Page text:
My question is what is the response to larger ladies in Spain? I would love a Spanish novio 😛
    Love your blog!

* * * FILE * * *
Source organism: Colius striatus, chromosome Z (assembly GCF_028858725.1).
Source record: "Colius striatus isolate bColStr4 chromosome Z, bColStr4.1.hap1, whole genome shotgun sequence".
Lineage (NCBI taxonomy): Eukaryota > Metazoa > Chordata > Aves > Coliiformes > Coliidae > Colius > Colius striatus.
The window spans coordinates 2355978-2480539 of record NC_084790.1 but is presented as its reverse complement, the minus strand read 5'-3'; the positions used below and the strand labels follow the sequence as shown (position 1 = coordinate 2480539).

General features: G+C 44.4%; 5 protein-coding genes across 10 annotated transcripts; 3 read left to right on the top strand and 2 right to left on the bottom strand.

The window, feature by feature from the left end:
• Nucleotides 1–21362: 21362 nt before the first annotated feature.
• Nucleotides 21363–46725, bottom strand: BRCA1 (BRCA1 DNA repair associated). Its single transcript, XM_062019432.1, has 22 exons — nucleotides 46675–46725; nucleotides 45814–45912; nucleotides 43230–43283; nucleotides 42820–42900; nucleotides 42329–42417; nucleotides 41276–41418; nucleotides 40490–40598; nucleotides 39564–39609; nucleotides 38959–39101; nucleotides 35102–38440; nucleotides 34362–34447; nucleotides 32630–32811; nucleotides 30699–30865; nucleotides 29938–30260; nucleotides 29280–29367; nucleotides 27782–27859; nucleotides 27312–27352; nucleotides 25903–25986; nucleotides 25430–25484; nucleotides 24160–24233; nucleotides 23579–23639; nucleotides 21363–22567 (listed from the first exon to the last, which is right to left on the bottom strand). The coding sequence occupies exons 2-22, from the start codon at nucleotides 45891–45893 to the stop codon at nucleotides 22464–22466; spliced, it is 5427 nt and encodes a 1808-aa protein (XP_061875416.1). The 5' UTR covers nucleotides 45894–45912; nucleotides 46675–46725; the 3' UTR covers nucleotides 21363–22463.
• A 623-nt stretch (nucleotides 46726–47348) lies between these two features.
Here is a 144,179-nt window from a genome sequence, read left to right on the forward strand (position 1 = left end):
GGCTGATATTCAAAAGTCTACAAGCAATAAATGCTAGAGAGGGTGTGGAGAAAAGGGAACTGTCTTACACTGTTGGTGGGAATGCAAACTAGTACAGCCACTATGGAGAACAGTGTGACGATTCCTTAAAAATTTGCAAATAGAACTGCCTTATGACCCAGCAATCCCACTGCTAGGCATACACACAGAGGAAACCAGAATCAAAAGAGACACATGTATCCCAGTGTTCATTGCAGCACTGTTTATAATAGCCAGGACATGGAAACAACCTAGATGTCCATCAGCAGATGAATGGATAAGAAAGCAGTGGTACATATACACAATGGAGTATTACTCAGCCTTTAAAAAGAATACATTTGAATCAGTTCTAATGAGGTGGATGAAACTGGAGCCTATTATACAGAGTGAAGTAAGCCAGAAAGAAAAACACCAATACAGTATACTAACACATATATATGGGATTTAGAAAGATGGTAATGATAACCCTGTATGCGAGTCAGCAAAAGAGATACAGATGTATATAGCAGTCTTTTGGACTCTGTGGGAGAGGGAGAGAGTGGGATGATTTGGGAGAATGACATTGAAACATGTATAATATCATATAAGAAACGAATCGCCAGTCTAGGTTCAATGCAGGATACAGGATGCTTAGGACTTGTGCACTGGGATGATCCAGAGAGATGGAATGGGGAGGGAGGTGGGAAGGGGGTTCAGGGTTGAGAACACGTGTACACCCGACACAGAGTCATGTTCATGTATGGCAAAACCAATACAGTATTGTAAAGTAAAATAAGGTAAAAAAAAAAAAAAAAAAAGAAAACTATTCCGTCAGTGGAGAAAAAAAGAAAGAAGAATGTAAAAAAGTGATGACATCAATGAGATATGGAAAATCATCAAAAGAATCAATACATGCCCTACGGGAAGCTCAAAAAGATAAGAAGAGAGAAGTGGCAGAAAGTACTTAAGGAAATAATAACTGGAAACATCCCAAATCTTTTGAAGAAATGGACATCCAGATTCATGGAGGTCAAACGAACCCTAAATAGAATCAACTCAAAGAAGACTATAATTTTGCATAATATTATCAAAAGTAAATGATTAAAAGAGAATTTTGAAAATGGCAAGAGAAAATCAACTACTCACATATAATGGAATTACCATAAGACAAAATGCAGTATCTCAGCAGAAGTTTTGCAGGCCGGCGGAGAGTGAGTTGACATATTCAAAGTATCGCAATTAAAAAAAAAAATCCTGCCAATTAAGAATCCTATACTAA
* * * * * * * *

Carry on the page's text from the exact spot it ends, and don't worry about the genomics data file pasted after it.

• Hey Zoe, you are going to love Andalucía! I can only speak from my experience here in a small town way down south but I’d say attitudes are generally the same as in the US. I’ve definitely had kids call me out for being fat (both in the US and in Spain) which feels like a huge punch in the stomach but living in Spain (or at least down south) definitely gives you a thicker skin in general because people are very direct here and it’s nothing personal. As for the novio stuff, as horribly cliched as it sounds, it comes when you least expect it and when it’s the right person your weight won’t matter. I hate myself for saying that because 4 years ago I thought I was going to die a virgin and I had never had a boyfriend in my life so when people said things like that it was the last thing I wanted to hear. So, dive in to your experience here and enjoy any perks that just so happen to crop up 😉